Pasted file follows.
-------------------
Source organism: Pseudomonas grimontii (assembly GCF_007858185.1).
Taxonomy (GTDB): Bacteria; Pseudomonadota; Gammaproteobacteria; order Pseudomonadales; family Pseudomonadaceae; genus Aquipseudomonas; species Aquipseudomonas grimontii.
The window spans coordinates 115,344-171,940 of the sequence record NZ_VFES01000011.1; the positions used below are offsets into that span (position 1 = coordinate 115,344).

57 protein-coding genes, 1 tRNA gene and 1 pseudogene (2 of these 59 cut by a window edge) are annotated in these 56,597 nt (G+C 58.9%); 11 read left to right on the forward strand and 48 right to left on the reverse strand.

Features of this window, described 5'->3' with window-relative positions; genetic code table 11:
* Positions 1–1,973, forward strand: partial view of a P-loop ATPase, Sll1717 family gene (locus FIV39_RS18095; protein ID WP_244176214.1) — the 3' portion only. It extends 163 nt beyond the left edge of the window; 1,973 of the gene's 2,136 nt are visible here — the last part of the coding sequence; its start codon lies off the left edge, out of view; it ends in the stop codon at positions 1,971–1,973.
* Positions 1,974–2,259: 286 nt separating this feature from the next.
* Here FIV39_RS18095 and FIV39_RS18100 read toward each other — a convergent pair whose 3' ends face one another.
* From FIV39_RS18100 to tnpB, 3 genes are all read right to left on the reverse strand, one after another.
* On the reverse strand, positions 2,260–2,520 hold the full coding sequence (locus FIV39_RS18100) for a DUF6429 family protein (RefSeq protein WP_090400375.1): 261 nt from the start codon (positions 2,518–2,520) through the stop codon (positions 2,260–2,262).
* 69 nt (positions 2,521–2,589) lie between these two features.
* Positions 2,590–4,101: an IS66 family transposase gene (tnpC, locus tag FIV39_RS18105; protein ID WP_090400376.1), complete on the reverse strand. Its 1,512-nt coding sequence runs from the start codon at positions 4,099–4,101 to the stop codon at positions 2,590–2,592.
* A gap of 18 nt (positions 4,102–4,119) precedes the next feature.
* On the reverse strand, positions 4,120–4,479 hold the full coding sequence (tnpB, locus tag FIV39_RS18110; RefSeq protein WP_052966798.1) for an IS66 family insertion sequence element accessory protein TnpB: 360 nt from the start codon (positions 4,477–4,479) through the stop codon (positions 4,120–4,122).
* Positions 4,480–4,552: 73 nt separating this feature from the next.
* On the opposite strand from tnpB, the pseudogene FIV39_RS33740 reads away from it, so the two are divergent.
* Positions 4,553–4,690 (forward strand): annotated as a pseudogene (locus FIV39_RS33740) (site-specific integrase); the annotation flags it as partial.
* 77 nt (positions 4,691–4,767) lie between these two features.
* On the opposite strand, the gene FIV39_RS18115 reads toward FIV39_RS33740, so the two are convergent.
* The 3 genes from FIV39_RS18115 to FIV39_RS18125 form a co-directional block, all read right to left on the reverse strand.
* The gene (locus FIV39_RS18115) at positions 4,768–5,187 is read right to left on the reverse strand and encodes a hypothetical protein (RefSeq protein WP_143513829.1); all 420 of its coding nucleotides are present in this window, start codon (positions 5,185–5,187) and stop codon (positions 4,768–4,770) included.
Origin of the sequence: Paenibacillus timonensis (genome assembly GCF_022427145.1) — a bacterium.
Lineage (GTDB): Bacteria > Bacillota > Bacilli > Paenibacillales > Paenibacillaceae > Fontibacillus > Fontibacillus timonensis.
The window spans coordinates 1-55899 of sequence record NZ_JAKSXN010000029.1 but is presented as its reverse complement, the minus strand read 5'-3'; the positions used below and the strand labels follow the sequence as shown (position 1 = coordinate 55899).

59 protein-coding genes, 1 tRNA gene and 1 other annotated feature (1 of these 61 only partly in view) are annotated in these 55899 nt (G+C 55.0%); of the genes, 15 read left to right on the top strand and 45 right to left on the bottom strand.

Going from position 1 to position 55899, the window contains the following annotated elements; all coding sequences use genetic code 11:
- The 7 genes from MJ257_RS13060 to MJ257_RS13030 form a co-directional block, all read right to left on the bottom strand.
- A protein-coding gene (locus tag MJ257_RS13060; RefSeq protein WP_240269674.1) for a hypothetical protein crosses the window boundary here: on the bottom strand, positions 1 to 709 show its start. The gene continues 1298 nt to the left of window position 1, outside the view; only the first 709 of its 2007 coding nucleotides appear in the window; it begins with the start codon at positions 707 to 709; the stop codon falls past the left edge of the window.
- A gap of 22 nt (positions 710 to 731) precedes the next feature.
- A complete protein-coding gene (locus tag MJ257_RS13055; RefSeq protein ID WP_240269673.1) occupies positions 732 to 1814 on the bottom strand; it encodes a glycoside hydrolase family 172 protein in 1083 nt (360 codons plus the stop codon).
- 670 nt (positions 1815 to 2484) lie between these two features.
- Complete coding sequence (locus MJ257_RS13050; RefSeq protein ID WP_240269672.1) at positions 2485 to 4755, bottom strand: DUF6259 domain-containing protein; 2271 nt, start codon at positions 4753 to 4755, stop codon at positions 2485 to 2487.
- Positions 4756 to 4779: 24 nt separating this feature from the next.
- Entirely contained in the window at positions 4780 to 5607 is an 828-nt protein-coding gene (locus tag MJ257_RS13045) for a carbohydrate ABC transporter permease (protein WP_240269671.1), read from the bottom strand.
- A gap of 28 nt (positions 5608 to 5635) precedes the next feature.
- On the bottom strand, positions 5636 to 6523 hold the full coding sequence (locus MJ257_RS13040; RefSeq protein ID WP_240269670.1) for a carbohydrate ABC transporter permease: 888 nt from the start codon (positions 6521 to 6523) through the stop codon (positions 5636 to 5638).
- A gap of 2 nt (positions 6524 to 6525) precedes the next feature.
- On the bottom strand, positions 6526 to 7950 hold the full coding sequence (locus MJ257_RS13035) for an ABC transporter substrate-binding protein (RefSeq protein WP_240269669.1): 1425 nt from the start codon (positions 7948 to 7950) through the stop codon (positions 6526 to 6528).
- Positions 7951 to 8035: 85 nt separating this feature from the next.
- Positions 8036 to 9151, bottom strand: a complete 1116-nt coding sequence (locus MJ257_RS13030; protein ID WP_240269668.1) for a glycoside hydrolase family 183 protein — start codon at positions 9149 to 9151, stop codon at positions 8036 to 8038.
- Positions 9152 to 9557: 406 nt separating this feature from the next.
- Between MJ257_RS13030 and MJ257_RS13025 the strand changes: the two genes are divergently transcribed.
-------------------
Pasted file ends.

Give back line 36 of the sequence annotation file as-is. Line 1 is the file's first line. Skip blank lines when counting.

- On the bottom strand, positions 5636 to 6523 hold the full coding sequence (locus MJ257_RS13040; RefSeq protein ID WP_240269670.1) for a carbohydrate ABC transporter permease: 888 nt from the start codon (positions 6521 to 6523) through the stop codon (positions 5636 to 5638).